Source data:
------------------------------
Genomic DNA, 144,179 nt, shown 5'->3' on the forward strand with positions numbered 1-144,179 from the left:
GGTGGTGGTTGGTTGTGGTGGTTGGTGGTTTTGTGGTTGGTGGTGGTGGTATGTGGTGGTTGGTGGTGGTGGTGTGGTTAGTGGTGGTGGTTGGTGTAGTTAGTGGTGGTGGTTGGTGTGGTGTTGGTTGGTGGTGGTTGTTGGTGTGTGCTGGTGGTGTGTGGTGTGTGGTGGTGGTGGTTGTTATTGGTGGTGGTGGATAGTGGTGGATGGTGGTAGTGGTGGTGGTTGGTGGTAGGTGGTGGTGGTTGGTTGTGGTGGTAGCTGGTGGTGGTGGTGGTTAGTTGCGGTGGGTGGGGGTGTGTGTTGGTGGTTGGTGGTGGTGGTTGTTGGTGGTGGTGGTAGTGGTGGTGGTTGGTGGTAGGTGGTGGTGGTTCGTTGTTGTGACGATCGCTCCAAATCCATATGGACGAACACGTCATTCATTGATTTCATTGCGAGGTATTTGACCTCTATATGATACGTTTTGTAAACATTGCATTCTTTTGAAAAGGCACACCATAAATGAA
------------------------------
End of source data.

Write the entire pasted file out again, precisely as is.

Genomic DNA, 144,179 nt, shown 5'->3' on the forward strand with positions numbered 1-144,179 from the left:
GGTGGTGGTTGGTTGTGGTGGTTGGTGGTTTTGTGGTTGGTGGTGGTGGTATGTGGTGGTTGGTGGTGGTGGTGTGGTTAGTGGTGGTGGTTGGTGTAGTTAGTGGTGGTGGTTGGTGTGGTGTTGGTTGGTGGTGGTTGTTGGTGTGTGCTGGTGGTGTGTGGTGTGTGGTGGTGGTGGTTGTTATTGGTGGTGGTGGATAGTGGTGGATGGTGGTAGTGGTGGTGGTTGGTGGTAGGTGGTGGTGGTTGGTTGTGGTGGTAGCTGGTGGTGGTGGTGGTTAGTTGCGGTGGGTGGGGGTGTGTGTTGGTGGTTGGTGGTGGTGGTTGTTGGTGGTGGTGGTAGTGGTGGTGGTTGGTGGTAGGTGGTGGTGGTTCGTTGTTGTGACGATCGCTCCAAATCCATATGGACGAACACGTCATTCATTGATTTCATTGCGAGGTATTTGACCTCTATATGATACGTTTTGTAAACATTGCATTCTTTTGAAAAGGCACACCATAAATGAA